Sunday, January 11, 2009

Baptism of Jesus

Mark 1

4John the baptizer appeared in the wilderness, proclaiming a baptism of repentance for the forgiveness of sins. 5And people from the whole Judean countryside and all the people of Jerusalem were going out to him, and were baptized by him in the river Jordan, confessing their sins. 6Now John was clothed with camel’s hair, with a leather belt around his waist, and he ate locusts and wild honey. 7He proclaimed, “The one who is more powerful than I is coming after me; I am not worthy to stoop down and untie the thong of his sandals. 8I have baptized you with water; but he will baptize you with the Holy Spirit.”

10And just as he was coming up out of the water, he saw the heavens torn apart and the Spirit descending like a dove on him. 11And a voice came from heaven, “You are my Son, the Beloved; with you I am well pleased.”

This river is the dividing line between east and West. It inspires poetry and great works of literature: from “Ol’ Man River” to the Adventures of Huckleberry Finn. It is a river but it is also a theme: the new frontier, adventure, escape and freedom. It is the canvas on which bridge builders practice their art and where engineers struggle to maintain her banks.

Another river enters history as Romulus and Remus are throw in and subsequently rescued by a She-wolf. It too acted as a boundary, until the conquering ways of her people united both banks. In spite of this, or maybe because of this, the area “across the river” (Trastevere) remains proudly distinct. The river is considered sacred (and symbolic) whereby an Anglican converting to the Roman Catholic faith is said to be “swimming the Tiber.” The reverse, of course, is “swimming the Thames.”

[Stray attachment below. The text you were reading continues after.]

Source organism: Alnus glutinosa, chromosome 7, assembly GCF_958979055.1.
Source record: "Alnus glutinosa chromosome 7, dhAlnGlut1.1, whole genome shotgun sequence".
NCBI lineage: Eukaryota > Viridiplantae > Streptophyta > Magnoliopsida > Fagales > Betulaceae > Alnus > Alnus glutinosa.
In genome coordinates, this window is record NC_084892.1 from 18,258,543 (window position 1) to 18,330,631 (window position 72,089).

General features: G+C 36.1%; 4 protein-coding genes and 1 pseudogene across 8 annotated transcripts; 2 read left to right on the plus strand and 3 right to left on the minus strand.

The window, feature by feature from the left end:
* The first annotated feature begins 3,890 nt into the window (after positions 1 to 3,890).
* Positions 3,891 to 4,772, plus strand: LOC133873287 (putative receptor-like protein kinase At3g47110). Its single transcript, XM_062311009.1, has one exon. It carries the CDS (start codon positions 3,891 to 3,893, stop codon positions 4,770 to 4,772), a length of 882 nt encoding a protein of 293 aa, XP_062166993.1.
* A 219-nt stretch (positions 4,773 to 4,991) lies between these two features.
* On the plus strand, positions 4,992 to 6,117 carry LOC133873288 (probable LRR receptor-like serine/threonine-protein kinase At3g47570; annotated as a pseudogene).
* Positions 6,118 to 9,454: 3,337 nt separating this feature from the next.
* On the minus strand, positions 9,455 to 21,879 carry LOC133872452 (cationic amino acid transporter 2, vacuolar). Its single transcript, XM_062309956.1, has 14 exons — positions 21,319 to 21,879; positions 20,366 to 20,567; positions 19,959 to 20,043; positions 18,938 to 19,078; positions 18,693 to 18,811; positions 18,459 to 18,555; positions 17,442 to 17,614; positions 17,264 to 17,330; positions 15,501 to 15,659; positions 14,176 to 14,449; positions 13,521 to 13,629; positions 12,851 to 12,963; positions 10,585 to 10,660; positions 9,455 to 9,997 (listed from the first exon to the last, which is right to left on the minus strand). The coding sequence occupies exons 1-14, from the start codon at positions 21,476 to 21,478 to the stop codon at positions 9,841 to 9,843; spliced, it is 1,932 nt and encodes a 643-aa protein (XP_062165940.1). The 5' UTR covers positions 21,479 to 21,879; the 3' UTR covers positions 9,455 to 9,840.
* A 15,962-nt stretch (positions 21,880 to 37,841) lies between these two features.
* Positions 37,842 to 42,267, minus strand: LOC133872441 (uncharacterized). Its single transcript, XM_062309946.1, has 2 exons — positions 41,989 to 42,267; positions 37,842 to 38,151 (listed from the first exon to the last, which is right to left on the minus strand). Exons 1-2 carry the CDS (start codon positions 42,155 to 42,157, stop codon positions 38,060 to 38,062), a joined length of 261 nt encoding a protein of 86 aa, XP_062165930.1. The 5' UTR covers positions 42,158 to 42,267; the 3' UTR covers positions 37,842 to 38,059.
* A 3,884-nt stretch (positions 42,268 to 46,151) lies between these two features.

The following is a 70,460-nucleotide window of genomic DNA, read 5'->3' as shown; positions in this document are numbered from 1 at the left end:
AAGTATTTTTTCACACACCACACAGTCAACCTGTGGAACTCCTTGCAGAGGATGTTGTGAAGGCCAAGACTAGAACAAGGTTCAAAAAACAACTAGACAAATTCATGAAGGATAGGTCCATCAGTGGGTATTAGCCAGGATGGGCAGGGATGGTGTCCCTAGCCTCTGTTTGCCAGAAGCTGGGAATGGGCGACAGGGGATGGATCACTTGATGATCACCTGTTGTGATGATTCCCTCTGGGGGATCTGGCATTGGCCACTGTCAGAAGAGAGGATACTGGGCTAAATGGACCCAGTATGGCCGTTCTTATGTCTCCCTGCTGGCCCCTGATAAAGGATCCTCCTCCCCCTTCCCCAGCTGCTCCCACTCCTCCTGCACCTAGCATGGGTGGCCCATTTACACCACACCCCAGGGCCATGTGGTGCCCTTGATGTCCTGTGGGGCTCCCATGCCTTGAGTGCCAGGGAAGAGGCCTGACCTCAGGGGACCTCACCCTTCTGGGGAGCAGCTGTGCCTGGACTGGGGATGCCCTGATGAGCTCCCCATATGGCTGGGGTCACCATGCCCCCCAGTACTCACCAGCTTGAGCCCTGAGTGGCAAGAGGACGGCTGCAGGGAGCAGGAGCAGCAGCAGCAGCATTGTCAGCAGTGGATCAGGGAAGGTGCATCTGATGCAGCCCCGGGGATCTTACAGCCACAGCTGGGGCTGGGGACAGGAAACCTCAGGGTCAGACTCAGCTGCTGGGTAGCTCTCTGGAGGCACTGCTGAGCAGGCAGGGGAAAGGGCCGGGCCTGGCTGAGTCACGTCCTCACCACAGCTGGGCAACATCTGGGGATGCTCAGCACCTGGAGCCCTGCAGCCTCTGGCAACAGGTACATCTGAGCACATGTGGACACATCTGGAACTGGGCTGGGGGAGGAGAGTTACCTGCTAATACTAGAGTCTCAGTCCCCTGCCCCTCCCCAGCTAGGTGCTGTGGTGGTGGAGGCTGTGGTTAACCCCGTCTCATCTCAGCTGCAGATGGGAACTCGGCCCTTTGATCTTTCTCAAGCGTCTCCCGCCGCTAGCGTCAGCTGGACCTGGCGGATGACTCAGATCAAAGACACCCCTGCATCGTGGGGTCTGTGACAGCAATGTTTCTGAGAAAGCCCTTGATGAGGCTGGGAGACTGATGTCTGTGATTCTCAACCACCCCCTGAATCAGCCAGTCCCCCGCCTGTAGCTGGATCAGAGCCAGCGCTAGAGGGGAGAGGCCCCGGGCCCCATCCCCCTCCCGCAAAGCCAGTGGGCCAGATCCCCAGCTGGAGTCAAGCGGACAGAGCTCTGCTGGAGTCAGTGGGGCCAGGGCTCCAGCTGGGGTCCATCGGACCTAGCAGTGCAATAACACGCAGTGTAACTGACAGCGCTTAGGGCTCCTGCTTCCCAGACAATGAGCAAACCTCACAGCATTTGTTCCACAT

A final river is also a boundary line with sacred associations, a source of poetry and prose as water emerges in the north and flows through the desert places down to the saltwater sea. “Crossing over” can mean entering the Promised Land and can mean entering into death. It appears and reappears in sacred verse: it represents a promise fulfilled, liberation and a new land.

Three rivers, the Mississippi, the Tiber and the Jordan, each exist in the literal and the figural. Each river inspires meaning beyond a water channel through dry land. And each represents some form of beginning: the beginning of freedom, the beginning of history and the beginning of new life. The passage through or over has meaning, as does the act of entering the river. Huck’s raft is swamped by a passing riverboat, and he must try to carry on without his new friend Jim. Romulus and Remus are saved by being set adrift in the river (a familiar story) only to be resaved and nursed by that famous she-wolf. Jesus enters the river at the urging of John the Baptizer, and emerges with a blessing and the name above all names: son of the Most High.


John the Baptist finds a place on both sides of Christmas. He is the New Testament prophet, calling us to repent in the time of preparation before Jesus’ birth. He is not the light, we are told, but a witness to the light. He was called to testify concerning the light, and make a path in the wilderness for his coming. In John’s gospel we are given poetry as the light appears, but in Mark only prose, and thin prose at that: “In those days Jesus came from Nazareth of Galilee and was baptized by John in the Jordan.” Mark is in such a hurry that he almost leaves it at that, but not quite: A voice came from heaven saying ‘you are my beloved son, in you I am well pleased.”

There are some that argue that certain words carry eternity: certain words convey meaning of a level we struggle to understand. Compare sun, sea and sky to puddle, yard and shrub. There are words that engage the imagination and words that do not. There are words that evoke powerful associations and those that do not. Granted some words stand out because they describe vast things or formerly scary things, but at the end of they day they all describe things.